Arts and entertainment/Phase2: why recovery will be slower for theaters than museums

Arts and Culture Knowledge Center

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THREE THEATERS OUT OF 4 HAVE RESORTED TO SOCIAL SHOCK ABSORBERS, AND HAD TO DISSOLVE CONTRACTS WITH SUPPLIERS AND ACTING COMPANIES. THE IMPACT OF THE PANDEMIC HAS BEEN LESS DRAMATIC ON MUSEUMS. THIS IS WHAT EMERGES FROM A RESEARCH LED BY SDA BOCCONI’S ANDREA RURALE, POINTING OUT IT IS HIGH TIME TO RETHINK THE SECTOR’S BUSINESS MODEL.

 

76.5% of theaters have resorted to social shock absorbers, against (an albeit important) 48.7% of museums. A very different share, witnessing great disparity among cultural institutions, even if all have faced the same harsh conditions. And recovery prospects are not the same either.

 

The evidence emerges, among others, in a SDA Bocconi Arts and Culture Knowledge Centre’s research led by Andrea Rurale. Researchers studied a sample of museums (municipality museums, regional museum centers, galleries, independent national museum foundations) and theaters (symphonic opera foundations, traditional theatres, independent theater associations) from 20 April to 12 May 2020.

 

“Recovery of activities will be easier in museums”, says Andrea Rurale. “Social distancing is hardly imaginable in theater halls, both for the audience (half the seats would be empty) and the actors, who could only stage monologues. Works of art are already present and on show in museums, which can limit the number of visitors and predefine guided pathways in the various halls. Besides audiences, theaters need to interact with managers and artists, instead”. Strong data supports this idea: 73.5% of theaters have dissolved, or plan to dissolve, contracts due to force majeure, against 17.9% of museums.

 

“Both have suffered from loss of revenue (ticket sales and sponsorships)”, Rurale explains, “but museums often benefit from the fact that their employees are paid by the government, while almost all theaters have to remunerate their staff”. We should also not forget a (substantial) number of people, i.e. zero-hours contract workers like ushers and tourist guides, who have been excluded from early Covid social shock absorbers.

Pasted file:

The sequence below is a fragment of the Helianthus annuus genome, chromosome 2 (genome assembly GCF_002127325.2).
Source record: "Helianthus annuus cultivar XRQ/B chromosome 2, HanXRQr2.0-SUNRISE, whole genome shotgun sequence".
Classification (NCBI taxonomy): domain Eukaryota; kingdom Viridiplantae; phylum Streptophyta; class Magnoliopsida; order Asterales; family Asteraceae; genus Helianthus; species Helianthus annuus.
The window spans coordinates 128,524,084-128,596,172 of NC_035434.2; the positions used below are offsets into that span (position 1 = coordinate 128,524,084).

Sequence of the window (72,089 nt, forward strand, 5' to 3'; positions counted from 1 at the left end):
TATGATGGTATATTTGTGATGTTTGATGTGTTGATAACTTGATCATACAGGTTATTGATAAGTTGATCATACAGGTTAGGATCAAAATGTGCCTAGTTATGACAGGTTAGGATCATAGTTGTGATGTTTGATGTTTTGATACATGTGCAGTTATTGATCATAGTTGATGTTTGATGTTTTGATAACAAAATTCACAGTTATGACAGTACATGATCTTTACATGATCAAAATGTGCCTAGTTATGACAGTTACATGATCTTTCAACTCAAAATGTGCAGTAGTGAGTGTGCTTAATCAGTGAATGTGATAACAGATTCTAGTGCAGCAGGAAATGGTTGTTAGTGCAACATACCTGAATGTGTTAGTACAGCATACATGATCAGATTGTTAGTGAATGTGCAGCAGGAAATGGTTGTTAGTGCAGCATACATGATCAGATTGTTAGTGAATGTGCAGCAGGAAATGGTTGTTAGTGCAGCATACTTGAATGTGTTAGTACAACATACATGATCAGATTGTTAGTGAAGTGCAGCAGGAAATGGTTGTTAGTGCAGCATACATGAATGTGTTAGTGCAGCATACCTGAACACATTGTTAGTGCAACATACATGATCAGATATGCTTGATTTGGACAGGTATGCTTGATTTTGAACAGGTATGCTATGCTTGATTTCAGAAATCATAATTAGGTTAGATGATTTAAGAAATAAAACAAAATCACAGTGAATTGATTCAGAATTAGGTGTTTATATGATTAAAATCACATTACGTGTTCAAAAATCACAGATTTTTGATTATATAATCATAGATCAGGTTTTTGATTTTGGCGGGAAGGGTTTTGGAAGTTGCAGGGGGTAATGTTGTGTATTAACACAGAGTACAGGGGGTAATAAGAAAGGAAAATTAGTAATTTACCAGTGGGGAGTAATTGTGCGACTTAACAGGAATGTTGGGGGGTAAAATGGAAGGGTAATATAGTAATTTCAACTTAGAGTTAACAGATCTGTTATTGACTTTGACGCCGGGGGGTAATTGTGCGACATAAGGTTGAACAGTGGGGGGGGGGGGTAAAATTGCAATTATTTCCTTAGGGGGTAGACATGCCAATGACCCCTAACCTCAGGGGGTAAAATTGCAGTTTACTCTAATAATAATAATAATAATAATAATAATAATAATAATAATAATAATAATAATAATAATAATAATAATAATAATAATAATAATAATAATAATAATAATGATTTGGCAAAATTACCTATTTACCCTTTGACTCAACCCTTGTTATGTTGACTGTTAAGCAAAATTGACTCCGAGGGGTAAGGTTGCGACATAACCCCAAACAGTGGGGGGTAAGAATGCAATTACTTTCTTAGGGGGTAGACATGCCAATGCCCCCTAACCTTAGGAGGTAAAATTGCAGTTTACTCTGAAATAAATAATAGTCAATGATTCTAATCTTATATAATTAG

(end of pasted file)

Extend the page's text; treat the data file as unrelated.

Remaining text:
Both museums and theaters have constantly be active on social media, posting content from their archives to create storytelling (77% of sample) and contents for children and young audiences (65%); but these are totally free. This does nothing but highlight how uncertain the present business model is, excessively relying on revenue from tickets and sponsorships (the latter actually focusing almost entirely on health in this period). “The Italian system sits in unstable balance, based on government funds as the main source of financing for theaters”, Rurale underlines, “on private sponsorships (which are often short-term), and ticket office income. Our research points at the need for a medium to long period strategic approach, and a longer-term planning not only of theaters’ seasons but of other activities as well”.

 

SDA Bocconi School of Management

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